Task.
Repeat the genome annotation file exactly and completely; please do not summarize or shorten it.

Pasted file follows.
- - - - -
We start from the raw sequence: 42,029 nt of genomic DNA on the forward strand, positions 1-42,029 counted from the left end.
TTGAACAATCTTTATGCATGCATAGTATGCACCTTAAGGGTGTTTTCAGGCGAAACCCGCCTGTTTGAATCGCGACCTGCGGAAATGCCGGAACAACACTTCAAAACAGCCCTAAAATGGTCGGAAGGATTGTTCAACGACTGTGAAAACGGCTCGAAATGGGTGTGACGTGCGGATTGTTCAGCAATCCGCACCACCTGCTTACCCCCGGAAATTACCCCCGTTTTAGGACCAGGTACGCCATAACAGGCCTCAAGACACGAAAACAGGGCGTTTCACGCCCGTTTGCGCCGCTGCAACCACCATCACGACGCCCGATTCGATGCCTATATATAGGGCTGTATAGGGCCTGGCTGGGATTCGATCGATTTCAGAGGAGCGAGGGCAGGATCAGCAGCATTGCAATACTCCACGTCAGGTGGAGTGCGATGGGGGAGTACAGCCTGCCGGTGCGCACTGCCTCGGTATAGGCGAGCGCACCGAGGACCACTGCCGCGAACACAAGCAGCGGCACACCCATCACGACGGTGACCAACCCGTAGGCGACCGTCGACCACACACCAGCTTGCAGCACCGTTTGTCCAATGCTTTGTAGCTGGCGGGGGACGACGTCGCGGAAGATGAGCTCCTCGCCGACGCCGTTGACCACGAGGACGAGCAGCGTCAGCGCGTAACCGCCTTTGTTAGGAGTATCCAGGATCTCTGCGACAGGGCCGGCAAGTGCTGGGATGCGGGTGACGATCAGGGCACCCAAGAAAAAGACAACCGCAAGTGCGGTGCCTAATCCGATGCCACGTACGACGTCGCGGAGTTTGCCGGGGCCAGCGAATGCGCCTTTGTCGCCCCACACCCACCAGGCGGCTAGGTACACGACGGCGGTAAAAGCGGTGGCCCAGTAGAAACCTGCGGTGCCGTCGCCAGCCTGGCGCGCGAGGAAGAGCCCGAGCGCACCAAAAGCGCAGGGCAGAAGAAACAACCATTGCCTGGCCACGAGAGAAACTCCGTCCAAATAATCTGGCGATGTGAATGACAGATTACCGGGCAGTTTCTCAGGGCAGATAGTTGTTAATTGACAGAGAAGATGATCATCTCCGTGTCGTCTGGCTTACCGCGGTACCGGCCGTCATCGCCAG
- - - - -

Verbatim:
We start from the raw sequence: 42,029 nt of genomic DNA on the forward strand, positions 1-42,029 counted from the left end.
TTGAACAATCTTTATGCATGCATAGTATGCACCTTAAGGGTGTTTTCAGGCGAAACCCGCCTGTTTGAATCGCGACCTGCGGAAATGCCGGAACAACACTTCAAAACAGCCCTAAAATGGTCGGAAGGATTGTTCAACGACTGTGAAAACGGCTCGAAATGGGTGTGACGTGCGGATTGTTCAGCAATCCGCACCACCTGCTTACCCCCGGAAATTACCCCCGTTTTAGGACCAGGTACGCCATAACAGGCCTCAAGACACGAAAACAGGGCGTTTCACGCCCGTTTGCGCCGCTGCAACCACCATCACGACGCCCGATTCGATGCCTATATATAGGGCTGTATAGGGCCTGGCTGGGATTCGATCGATTTCAGAGGAGCGAGGGCAGGATCAGCAGCATTGCAATACTCCACGTCAGGTGGAGTGCGATGGGGGAGTACAGCCTGCCGGTGCGCACTGCCTCGGTATAGGCGAGCGCACCGAGGACCACTGCCGCGAACACAAGCAGCGGCACACCCATCACGACGGTGACCAACCCGTAGGCGACCGTCGACCACACACCAGCTTGCAGCACCGTTTGTCCAATGCTTTGTAGCTGGCGGGGGACGACGTCGCGGAAGATGAGCTCCTCGCCGACGCCGTTGACCACGAGGACGAGCAGCGTCAGCGCGTAACCGCCTTTGTTAGGAGTATCCAGGATCTCTGCGACAGGGCCGGCAAGTGCTGGGATGCGGGTGACGATCAGGGCACCCAAGAAAAAGACAACCGCAAGTGCGGTGCCTAATCCGATGCCACGTACGACGTCGCGGAGTTTGCCGGGGCCAGCGAATGCGCCTTTGTCGCCCCACACCCACCAGGCGGCTAGGTACACGACGGCGGTAAAAGCGGTGGCCCAGTAGAAACCTGCGGTGCCGTCGCCAGCCTGGCGCGCGAGGAAGAGCCCGAGCGCACCAAAAGCGCAGGGCAGAAGAAACAACCATTGCCTGGCCACGAGAGAAACTCCGTCCAAATAATCTGGCGATGTGAATGACAGATTACCGGGCAGTTTCTCAGGGCAGATAGTTGTTAATTGACAGAGAAGATGATCATCTCCGTGTCGTCTGGCTTACCGCGGTACCGGCCGTCATCGCCAG